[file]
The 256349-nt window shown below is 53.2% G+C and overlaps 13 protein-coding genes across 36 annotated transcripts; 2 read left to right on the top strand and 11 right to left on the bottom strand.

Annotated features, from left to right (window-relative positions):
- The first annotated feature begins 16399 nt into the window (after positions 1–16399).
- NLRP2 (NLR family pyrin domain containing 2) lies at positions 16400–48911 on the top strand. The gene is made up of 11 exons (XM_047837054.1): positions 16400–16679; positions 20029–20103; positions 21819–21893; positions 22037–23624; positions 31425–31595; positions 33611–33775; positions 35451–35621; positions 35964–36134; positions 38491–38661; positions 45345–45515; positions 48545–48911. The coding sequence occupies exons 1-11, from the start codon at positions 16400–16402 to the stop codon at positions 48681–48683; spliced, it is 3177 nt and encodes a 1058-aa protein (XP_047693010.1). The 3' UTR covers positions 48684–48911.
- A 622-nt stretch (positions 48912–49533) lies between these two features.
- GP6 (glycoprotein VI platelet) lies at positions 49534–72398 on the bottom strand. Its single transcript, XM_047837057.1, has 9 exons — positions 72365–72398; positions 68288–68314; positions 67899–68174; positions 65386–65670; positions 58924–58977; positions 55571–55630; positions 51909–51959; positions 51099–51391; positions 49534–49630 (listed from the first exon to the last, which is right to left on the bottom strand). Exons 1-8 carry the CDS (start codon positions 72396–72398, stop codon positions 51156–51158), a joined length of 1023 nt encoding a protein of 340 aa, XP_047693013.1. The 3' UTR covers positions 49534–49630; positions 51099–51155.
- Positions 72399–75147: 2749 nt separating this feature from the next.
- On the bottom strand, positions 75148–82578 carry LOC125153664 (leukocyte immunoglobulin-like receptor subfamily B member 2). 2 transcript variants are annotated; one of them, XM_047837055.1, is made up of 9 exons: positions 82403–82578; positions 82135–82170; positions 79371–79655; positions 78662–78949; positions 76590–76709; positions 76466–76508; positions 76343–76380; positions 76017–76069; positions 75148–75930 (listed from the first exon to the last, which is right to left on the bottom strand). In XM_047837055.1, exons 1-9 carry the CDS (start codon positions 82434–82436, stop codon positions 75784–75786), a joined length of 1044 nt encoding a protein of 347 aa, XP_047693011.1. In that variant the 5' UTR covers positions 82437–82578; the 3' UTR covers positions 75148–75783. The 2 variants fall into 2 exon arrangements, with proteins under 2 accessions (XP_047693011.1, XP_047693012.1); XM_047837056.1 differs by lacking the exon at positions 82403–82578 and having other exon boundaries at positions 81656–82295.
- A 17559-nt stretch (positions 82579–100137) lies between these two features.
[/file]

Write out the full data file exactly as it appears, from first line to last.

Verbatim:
The 256349-nt window shown below is 53.2% G+C and overlaps 13 protein-coding genes across 36 annotated transcripts; 2 read left to right on the top strand and 11 right to left on the bottom strand.

Annotated features, from left to right (window-relative positions):
- The first annotated feature begins 16399 nt into the window (after positions 1–16399).
- NLRP2 (NLR family pyrin domain containing 2) lies at positions 16400–48911 on the top strand. The gene is made up of 11 exons (XM_047837054.1): positions 16400–16679; positions 20029–20103; positions 21819–21893; positions 22037–23624; positions 31425–31595; positions 33611–33775; positions 35451–35621; positions 35964–36134; positions 38491–38661; positions 45345–45515; positions 48545–48911. The coding sequence occupies exons 1-11, from the start codon at positions 16400–16402 to the stop codon at positions 48681–48683; spliced, it is 3177 nt and encodes a 1058-aa protein (XP_047693010.1). The 3' UTR covers positions 48684–48911.
- A 622-nt stretch (positions 48912–49533) lies between these two features.
- GP6 (glycoprotein VI platelet) lies at positions 49534–72398 on the bottom strand. Its single transcript, XM_047837057.1, has 9 exons — positions 72365–72398; positions 68288–68314; positions 67899–68174; positions 65386–65670; positions 58924–58977; positions 55571–55630; positions 51909–51959; positions 51099–51391; positions 49534–49630 (listed from the first exon to the last, which is right to left on the bottom strand). Exons 1-8 carry the CDS (start codon positions 72396–72398, stop codon positions 51156–51158), a joined length of 1023 nt encoding a protein of 340 aa, XP_047693013.1. The 3' UTR covers positions 49534–49630; positions 51099–51155.
- Positions 72399–75147: 2749 nt separating this feature from the next.
- On the bottom strand, positions 75148–82578 carry LOC125153664 (leukocyte immunoglobulin-like receptor subfamily B member 2). 2 transcript variants are annotated; one of them, XM_047837055.1, is made up of 9 exons: positions 82403–82578; positions 82135–82170; positions 79371–79655; positions 78662–78949; positions 76590–76709; positions 76466–76508; positions 76343–76380; positions 76017–76069; positions 75148–75930 (listed from the first exon to the last, which is right to left on the bottom strand). In XM_047837055.1, exons 1-9 carry the CDS (start codon positions 82434–82436, stop codon positions 75784–75786), a joined length of 1044 nt encoding a protein of 347 aa, XP_047693011.1. In that variant the 5' UTR covers positions 82437–82578; the 3' UTR covers positions 75148–75783. The 2 variants fall into 2 exon arrangements, with proteins under 2 accessions (XP_047693011.1, XP_047693012.1); XM_047837056.1 differs by lacking the exon at positions 82403–82578 and having other exon boundaries at positions 81656–82295.
- A 17559-nt stretch (positions 82579–100137) lies between these two features.